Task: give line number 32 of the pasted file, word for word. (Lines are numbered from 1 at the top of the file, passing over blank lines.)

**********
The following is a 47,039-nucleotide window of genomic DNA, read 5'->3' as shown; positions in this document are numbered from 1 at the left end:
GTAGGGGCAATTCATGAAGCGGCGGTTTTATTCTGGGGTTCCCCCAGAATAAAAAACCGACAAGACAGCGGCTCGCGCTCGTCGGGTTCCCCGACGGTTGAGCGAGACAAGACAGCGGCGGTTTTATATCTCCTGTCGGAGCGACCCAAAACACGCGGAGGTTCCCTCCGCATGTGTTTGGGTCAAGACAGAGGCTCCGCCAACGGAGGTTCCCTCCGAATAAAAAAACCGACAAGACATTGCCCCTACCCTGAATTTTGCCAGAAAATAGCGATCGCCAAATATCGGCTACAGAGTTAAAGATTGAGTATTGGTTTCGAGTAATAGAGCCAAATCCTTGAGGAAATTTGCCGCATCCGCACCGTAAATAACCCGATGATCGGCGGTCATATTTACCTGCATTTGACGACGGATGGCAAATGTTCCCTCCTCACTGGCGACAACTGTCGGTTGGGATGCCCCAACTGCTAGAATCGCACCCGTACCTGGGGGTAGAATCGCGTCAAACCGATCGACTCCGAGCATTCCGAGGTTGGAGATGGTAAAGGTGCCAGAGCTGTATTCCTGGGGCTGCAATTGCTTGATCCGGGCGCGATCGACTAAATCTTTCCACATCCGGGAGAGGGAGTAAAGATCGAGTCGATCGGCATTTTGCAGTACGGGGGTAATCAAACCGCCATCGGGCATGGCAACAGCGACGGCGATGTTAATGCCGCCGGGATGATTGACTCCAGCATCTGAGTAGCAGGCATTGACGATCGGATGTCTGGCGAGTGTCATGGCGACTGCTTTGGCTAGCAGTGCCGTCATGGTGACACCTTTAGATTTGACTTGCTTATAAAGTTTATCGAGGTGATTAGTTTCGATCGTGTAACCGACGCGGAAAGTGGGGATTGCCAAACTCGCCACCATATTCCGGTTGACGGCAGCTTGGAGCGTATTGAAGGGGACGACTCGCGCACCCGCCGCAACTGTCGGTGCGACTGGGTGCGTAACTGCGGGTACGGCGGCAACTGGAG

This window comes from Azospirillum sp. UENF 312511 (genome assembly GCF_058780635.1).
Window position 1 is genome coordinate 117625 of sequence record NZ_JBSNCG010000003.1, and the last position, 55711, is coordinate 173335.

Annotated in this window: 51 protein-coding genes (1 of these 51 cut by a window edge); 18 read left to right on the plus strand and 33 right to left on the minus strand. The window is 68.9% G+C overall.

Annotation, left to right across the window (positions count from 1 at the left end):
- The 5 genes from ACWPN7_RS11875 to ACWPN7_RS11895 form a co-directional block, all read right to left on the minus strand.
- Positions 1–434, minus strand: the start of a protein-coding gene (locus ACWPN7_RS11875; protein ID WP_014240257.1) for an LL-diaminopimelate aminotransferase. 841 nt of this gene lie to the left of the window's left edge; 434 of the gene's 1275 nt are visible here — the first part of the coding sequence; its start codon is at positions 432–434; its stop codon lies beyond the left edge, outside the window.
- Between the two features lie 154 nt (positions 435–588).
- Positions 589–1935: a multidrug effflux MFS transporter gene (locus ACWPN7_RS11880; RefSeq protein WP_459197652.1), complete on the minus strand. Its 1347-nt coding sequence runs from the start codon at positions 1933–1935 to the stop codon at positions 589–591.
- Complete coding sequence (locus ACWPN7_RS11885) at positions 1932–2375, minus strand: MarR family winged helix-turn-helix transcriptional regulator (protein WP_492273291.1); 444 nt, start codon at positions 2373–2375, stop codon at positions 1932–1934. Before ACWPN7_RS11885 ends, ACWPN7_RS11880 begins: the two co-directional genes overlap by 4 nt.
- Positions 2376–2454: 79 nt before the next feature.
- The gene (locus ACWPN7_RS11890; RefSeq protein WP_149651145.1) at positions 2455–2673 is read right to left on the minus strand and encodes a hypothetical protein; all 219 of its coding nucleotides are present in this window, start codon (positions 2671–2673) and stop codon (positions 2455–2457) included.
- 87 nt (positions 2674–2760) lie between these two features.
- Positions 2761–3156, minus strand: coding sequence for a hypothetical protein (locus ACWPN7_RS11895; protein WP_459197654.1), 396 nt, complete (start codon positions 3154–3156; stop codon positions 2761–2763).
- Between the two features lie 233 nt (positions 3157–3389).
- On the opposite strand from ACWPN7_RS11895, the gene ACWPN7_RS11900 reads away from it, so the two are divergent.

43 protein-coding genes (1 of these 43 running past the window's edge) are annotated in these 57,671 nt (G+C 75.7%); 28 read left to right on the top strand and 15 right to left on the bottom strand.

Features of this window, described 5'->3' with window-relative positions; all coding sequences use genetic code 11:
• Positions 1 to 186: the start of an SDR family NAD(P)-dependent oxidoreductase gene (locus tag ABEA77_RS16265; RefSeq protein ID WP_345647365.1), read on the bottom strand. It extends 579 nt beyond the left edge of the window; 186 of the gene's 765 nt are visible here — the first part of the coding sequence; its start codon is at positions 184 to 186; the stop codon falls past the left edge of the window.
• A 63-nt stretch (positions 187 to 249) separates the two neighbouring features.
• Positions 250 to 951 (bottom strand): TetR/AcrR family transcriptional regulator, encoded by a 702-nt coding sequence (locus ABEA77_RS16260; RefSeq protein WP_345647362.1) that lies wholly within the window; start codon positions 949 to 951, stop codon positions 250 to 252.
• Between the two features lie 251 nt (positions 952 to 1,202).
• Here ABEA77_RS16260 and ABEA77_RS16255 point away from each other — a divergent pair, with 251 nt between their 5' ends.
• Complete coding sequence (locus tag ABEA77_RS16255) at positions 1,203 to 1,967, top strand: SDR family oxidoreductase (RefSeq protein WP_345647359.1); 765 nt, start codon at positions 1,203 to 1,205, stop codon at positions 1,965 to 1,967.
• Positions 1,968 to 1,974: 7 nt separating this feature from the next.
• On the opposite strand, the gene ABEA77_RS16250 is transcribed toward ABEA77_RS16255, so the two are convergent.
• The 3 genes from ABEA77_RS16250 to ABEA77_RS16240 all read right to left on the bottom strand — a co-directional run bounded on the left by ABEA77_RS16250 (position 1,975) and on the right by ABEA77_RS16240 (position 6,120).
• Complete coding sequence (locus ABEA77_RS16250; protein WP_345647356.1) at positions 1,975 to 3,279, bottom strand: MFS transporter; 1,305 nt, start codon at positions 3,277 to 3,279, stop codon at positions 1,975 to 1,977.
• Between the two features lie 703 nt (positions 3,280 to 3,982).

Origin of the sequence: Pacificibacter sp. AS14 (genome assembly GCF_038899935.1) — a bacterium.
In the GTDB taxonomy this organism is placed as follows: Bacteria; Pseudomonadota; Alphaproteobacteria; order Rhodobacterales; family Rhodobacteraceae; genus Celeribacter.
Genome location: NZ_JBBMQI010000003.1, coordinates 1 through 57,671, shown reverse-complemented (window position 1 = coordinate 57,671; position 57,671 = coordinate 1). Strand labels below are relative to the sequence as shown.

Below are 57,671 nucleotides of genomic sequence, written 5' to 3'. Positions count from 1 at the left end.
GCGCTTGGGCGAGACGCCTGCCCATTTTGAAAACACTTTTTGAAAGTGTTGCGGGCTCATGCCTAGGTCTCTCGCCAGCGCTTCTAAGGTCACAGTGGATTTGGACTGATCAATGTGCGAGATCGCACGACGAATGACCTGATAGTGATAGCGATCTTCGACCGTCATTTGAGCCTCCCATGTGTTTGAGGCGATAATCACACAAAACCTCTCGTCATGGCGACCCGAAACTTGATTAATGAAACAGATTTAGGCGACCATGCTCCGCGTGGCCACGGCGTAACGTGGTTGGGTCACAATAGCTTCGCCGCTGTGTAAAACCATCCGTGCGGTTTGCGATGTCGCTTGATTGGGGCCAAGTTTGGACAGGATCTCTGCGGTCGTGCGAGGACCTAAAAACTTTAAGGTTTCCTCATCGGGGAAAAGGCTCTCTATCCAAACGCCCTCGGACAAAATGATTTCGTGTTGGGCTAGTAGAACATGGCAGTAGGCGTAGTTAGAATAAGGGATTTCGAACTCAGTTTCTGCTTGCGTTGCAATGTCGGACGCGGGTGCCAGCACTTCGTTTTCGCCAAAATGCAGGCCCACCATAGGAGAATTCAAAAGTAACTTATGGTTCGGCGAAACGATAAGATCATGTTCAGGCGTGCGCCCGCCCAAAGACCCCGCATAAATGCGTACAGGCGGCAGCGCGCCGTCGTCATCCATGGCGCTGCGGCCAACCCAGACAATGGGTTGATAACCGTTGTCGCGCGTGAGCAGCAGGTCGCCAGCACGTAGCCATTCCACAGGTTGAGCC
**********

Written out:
In the GTDB taxonomy this organism is placed as follows: Bacteria; Pseudomonadota; Alphaproteobacteria; order Rhodobacterales; family Rhodobacteraceae; genus Celeribacter.